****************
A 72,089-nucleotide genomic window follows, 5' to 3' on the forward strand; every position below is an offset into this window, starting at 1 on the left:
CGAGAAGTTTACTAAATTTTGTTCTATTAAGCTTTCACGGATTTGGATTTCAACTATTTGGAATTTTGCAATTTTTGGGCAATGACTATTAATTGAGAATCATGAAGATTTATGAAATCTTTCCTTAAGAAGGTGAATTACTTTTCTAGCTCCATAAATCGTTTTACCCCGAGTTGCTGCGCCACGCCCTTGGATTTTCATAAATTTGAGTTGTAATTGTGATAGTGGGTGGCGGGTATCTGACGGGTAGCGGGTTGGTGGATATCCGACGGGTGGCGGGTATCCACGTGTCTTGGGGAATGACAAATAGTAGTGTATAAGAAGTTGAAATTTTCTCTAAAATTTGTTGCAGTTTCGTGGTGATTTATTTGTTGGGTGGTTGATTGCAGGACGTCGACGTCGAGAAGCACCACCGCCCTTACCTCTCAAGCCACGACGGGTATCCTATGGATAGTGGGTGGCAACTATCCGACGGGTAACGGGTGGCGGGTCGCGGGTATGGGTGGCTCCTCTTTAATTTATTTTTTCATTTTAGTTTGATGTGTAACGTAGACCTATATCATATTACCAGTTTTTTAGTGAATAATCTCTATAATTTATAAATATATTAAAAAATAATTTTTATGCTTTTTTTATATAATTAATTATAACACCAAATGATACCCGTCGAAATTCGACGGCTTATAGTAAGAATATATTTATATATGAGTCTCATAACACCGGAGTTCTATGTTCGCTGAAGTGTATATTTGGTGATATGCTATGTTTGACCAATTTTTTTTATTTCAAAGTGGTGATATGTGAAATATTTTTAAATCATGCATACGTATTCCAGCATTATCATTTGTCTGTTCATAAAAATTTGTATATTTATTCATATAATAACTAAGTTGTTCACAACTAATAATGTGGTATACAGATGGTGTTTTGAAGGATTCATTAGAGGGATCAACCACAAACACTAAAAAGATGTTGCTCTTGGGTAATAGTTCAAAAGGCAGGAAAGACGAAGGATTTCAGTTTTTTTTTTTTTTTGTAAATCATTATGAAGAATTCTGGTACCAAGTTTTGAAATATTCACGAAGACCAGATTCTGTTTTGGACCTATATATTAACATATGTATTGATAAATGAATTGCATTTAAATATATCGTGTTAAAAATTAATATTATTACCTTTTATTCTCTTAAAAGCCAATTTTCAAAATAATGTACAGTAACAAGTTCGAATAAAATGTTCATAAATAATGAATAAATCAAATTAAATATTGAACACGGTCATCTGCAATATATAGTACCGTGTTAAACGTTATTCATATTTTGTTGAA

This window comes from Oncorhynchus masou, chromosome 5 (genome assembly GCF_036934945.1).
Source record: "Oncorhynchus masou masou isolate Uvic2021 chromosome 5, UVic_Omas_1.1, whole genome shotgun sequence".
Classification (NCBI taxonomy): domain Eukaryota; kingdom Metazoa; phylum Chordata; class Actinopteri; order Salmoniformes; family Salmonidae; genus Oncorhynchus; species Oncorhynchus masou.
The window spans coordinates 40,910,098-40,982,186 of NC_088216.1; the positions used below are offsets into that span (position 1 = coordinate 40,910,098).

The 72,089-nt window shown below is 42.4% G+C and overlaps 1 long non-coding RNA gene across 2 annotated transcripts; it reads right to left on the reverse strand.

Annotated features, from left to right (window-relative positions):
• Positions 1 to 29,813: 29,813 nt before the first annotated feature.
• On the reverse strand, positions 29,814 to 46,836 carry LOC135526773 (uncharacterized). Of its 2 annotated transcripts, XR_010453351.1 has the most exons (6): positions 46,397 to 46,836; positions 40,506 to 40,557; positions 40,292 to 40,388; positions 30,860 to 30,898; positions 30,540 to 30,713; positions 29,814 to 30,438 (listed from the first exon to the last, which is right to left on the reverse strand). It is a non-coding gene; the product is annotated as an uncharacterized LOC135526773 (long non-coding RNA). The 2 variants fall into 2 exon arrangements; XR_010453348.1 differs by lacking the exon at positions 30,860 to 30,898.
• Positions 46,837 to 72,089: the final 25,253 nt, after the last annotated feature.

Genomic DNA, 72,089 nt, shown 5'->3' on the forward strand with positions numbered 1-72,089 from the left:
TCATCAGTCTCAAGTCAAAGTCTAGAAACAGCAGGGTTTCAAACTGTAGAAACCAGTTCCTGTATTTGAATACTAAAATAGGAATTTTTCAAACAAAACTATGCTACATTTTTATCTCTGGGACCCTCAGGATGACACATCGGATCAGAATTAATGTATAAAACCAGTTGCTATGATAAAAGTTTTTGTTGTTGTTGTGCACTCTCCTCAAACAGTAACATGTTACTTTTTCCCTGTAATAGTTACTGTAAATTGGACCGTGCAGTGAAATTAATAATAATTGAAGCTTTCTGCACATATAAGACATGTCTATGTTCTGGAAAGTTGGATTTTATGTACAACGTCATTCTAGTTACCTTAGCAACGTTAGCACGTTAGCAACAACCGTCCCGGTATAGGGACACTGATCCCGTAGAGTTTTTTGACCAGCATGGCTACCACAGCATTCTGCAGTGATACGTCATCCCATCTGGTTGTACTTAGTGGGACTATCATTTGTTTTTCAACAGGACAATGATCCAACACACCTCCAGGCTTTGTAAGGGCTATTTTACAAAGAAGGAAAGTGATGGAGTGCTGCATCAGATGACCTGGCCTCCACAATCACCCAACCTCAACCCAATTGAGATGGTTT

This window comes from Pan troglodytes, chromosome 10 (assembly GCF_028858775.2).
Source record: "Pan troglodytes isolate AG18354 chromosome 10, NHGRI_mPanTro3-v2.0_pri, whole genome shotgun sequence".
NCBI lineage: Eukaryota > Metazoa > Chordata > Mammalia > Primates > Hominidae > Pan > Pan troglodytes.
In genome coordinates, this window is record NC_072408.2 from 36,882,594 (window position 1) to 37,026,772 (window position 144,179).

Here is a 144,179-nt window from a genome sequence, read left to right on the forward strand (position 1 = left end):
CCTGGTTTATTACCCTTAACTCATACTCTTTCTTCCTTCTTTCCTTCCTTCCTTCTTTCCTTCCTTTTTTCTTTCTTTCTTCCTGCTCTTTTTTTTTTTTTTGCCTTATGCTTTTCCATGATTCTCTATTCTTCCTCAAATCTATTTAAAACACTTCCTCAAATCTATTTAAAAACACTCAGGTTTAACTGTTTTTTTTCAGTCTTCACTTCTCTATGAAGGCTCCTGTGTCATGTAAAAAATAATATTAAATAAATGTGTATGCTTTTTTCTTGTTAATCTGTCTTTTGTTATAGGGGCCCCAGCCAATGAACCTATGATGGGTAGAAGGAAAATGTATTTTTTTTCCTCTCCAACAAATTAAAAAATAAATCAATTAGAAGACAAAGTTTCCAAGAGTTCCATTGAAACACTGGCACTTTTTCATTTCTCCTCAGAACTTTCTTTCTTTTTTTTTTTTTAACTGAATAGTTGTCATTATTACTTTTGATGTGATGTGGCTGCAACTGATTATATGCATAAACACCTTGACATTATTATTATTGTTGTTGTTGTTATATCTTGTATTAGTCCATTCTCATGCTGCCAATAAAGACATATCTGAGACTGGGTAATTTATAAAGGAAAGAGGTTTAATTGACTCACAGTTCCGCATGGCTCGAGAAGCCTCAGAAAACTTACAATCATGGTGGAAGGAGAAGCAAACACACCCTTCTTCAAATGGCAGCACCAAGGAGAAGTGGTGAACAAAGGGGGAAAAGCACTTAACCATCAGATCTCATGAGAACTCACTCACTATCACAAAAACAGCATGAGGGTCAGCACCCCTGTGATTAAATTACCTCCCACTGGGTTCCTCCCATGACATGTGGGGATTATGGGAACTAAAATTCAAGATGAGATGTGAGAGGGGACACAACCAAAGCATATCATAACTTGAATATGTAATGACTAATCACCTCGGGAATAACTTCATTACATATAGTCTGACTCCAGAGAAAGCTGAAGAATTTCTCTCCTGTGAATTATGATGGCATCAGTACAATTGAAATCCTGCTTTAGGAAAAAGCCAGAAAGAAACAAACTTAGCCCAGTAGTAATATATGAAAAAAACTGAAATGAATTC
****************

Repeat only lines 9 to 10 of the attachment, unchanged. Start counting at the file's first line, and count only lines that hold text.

• Positions 1 to 29,813: 29,813 nt before the first annotated feature.
• On the reverse strand, positions 29,814 to 46,836 carry LOC135526773 (uncharacterized). Of its 2 annotated transcripts, XR_010453351.1 has the most exons (6): positions 46,397 to 46,836; positions 40,506 to 40,557; positions 40,292 to 40,388; positions 30,860 to 30,898; positions 30,540 to 30,713; positions 29,814 to 30,438 (listed from the first exon to the last, which is right to left on the reverse strand). It is a non-coding gene; the product is annotated as an uncharacterized LOC135526773 (long non-coding RNA). The 2 variants fall into 2 exon arrangements; XR_010453348.1 differs by lacking the exon at positions 30,860 to 30,898.